“Some were asking about their moms,” Napierski said. “When one leader said they were stuck for over 30 hours — these kids were young and this is Navy SEAL type of stuff.”

“This canyon is very difficult — it is not even for expert canyoneers. But this is what we train for. We have training every other week, where we set up these types of scenarios. It really comes down to a team mentality,” he added. “We do these hoists daily. The team in the aircraft is the bread and butter — and I’m grateful to spotlight them.”



“The helicopter crew that came to rescue the group is one of the most highly trained crews in the United States,” Perkins said. “Pulling these kids out of the hole was like threading a needle — that’s how they got them out.”

“I tell people to know your limitations — and for whatever reason it is, people have a hard time with that. They want to go and have this experience. But know your limitations and don’t be cocky, especially if you’re responsible for others.”

While many are chastising the group leaders for their poor decision to take such an inexperienced group into such a high-skill-level canyon, one canyoneering expert has a more charitable explanation.

Christopher Hagedorn, who owns Get In The Wild Adventures and is very familiar with the area, said that the group may have intended to get into the nearby Leprechaun Canyon, but accidentally got to Sandthrax.

“Leprechaun is a beginner-level technical canyoneering route,” he said. “Sandthrax is one of the most difficult technical slot canyons on the Colorado Plateau.”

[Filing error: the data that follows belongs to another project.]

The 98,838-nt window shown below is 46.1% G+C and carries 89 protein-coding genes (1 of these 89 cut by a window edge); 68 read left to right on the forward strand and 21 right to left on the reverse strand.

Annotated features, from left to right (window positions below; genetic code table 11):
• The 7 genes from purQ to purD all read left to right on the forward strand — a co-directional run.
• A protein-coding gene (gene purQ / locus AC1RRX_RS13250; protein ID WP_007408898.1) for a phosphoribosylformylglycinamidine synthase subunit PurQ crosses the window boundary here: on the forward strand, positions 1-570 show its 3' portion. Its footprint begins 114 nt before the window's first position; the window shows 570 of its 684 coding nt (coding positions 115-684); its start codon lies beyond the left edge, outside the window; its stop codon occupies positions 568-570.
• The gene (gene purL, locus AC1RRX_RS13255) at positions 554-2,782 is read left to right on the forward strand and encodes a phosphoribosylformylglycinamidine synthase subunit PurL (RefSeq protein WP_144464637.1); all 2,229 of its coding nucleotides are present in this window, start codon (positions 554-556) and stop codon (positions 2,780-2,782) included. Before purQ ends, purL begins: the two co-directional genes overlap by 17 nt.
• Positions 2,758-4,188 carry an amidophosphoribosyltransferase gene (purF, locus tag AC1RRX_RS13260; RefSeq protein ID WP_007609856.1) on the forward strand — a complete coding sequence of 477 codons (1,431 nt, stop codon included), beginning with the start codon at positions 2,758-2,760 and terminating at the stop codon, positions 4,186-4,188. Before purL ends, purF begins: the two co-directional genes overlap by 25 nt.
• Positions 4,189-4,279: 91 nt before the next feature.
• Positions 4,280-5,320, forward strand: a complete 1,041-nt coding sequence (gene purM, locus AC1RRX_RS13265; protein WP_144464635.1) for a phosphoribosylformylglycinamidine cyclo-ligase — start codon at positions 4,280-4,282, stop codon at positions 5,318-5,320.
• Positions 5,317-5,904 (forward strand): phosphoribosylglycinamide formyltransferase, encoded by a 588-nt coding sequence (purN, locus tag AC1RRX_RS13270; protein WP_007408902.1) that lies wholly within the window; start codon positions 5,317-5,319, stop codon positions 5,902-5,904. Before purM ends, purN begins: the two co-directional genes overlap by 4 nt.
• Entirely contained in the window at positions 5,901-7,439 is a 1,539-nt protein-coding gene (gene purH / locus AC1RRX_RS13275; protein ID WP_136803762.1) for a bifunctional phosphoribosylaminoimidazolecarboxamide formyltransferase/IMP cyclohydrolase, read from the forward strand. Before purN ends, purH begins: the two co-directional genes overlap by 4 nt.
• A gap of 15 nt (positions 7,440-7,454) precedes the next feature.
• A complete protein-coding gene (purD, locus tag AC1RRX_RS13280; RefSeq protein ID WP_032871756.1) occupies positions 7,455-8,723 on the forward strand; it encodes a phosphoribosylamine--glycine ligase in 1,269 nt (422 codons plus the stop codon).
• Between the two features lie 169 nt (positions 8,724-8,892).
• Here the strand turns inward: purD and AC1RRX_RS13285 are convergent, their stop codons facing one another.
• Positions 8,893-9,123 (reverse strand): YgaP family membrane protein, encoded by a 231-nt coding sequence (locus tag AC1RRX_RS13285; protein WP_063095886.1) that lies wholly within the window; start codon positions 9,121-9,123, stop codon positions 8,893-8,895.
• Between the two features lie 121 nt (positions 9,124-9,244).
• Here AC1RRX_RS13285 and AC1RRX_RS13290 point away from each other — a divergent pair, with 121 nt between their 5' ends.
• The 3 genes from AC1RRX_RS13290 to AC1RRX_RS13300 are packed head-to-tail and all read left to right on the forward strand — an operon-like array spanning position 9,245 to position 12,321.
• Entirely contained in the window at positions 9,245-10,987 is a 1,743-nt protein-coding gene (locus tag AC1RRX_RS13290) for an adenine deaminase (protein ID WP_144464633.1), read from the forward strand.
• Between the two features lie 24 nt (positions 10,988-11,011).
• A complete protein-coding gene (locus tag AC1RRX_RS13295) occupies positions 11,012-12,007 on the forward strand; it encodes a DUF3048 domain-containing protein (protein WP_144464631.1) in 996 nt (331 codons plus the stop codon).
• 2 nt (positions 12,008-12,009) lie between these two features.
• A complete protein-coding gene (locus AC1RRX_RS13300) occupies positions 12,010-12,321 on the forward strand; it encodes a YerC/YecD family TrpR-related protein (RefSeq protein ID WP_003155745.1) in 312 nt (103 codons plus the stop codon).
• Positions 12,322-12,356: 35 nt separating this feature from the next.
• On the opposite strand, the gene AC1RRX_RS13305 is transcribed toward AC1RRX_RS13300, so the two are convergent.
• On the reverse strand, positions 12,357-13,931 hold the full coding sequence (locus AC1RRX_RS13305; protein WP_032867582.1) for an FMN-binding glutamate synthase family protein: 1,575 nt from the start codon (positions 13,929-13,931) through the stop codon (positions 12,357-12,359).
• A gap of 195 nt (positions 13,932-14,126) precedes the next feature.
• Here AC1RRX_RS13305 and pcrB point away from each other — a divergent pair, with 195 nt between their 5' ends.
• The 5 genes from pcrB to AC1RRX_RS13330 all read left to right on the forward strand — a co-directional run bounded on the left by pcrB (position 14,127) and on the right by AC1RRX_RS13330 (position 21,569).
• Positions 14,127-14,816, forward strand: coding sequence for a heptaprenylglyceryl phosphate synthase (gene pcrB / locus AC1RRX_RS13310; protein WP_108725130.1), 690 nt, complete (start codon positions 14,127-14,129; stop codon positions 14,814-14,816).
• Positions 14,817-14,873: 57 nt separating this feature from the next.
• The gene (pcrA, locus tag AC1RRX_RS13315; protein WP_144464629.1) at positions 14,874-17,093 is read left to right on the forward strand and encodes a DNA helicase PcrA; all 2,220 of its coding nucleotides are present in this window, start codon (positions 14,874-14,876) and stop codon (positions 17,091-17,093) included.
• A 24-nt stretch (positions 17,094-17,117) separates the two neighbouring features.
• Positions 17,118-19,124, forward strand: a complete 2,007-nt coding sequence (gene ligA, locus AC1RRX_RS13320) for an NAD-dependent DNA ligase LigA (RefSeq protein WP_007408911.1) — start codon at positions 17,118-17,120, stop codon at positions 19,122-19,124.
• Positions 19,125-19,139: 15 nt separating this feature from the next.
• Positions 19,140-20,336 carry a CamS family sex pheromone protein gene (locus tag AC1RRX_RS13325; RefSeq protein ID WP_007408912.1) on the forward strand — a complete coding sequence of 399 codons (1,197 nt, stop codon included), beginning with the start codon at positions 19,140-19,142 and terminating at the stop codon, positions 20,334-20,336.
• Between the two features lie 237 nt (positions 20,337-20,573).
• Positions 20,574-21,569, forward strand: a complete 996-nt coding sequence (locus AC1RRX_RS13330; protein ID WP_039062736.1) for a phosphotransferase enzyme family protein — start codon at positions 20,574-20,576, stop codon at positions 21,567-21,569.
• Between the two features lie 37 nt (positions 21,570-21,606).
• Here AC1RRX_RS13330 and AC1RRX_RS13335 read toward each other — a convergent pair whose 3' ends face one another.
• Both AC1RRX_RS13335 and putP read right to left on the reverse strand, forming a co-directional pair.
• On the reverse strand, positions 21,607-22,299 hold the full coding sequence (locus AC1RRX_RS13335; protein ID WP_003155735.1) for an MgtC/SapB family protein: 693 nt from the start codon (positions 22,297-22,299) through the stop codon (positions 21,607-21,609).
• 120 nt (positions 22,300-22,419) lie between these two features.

“In Sandthrax, ill-prepared and inexperienced canyoneers start descending the canyon, rappel down and quickly find they are way over their heads and can’t descend or retrace their steps. They are trapped.”

Despite the ordeal, the group is safe and sound thanks to the expertise of the rescue team and is certainly going home with a tale to tell.

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Amanda holds an MA in Rhetoric and TESOL from Cal Poly Pomona. After teaching composition and logic for several years, she's strayed into writing full-time and especially enjoys animal-related topics.
As of January 2019, Amanda has written over 1,000 stories for The Western Journal but doesn't really know how. Graduating from California State Polytechnic University with a MA in Rhetoric/Composition and TESOL, she wrote her thesis about metacognitive development and the skill transfer between reading and writing in freshman students.
She has a slew of interests that keep her busy, including trying out new recipes, enjoying nature, discussing ridiculous topics, reading, drawing, people watching, developing curriculum, and writing bios. Sometimes she has red hair, sometimes she has brown hair, sometimes she's had teal hair.
With a book on productive communication strategies in the works, Amanda is also writing and illustrating some children's books with her husband, Edward.
Location
Austin, Texas
Languages Spoken
English und ein bißchen Deutsch
Topics of Expertise
Faith, Animals, Cooking